5 key notes on spinal fusion for workers' compensation patients

Written by Laura Dyrda | May 08, 2017 | Print  |

A new study published in Spine examines workers compensation patients who undergo multilevel cervical fusion.

The study authors examined data on cervical comorbidities from the Ohio Bureau of Workers' Compensation for work-related injuries, including people who underwent multilevel cervical fusion. The study authors found:

 

1. The factors negatively affecting return to work within three years of fusion were:

 

• Degenerative disc disease
• Age older than 55 years
• Preoperative opioid use
• Psychological evaluation before surgery
• Instrumentation


2. Patients who underwent multilevel fusion for DDD reported lower rates of return to work status, and when compared with patients who underwent fusion for radiculopathy.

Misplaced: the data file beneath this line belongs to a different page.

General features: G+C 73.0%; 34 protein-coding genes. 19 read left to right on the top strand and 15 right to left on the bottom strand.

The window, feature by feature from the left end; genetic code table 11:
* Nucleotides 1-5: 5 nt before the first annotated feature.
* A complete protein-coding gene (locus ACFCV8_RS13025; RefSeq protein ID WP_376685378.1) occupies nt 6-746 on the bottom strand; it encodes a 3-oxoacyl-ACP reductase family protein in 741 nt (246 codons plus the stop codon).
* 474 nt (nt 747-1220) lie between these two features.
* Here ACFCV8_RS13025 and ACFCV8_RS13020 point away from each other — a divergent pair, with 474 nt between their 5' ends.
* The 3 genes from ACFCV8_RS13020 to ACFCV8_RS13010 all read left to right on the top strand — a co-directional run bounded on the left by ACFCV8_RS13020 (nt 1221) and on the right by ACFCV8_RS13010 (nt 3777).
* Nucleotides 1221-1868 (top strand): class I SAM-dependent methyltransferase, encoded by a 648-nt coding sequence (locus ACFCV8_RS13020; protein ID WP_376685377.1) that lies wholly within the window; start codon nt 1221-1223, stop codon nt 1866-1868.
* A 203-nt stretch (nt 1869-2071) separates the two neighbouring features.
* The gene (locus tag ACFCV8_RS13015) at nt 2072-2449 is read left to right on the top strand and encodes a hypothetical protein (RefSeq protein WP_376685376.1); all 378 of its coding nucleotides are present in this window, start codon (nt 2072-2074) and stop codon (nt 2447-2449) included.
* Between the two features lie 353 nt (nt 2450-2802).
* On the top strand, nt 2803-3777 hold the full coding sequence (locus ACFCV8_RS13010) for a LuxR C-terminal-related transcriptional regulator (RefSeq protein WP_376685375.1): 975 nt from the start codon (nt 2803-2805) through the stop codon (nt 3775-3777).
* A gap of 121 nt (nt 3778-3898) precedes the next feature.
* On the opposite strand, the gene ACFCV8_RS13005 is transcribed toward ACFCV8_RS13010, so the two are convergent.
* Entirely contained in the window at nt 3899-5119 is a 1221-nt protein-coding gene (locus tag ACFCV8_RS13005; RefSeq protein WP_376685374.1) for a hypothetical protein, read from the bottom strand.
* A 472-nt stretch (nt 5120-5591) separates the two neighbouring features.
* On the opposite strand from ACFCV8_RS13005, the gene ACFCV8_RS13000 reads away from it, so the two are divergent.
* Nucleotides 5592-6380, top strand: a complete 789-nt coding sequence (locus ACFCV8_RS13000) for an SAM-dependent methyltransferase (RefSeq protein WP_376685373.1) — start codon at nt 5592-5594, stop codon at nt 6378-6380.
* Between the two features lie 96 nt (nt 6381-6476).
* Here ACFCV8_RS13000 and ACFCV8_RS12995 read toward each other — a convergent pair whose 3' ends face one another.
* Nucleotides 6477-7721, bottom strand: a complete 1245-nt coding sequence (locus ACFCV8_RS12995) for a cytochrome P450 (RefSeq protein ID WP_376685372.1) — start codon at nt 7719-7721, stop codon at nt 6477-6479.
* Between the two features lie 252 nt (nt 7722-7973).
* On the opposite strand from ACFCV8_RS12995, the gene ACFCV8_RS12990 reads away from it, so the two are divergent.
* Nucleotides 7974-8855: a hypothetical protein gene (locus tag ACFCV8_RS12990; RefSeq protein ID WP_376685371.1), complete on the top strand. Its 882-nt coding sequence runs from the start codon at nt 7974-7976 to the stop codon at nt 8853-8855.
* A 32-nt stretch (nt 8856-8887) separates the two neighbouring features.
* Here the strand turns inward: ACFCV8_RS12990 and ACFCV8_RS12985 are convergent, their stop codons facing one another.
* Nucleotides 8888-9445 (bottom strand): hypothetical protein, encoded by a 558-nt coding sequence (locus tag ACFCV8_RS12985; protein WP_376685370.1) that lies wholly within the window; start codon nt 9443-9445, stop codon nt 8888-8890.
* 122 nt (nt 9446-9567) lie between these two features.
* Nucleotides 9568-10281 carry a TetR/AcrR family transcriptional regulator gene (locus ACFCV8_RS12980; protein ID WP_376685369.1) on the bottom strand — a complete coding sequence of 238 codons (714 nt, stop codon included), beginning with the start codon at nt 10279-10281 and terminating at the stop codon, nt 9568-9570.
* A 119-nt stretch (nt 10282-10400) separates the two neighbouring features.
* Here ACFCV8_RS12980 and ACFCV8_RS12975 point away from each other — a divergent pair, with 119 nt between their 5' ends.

3. One year after surgery, the DDD patients were less likely to have stable return to work status.

 

4. Patients in the DDD group were associated with higher disability rates and opioid use after surgery.

 

5. The study authors concluded multilevel cervical fusion for DDD "may be counterproductive."

 

More articles on spine surgery:
Unnecessary lumbar spine surgery dwindle with multidisciplinary review: 5 takeaways
What will come next in outpatient spine? 7 spine surgeon key thoughts
Lateral lumbar spinal fusion for adjacent segment disease: 5 key findings

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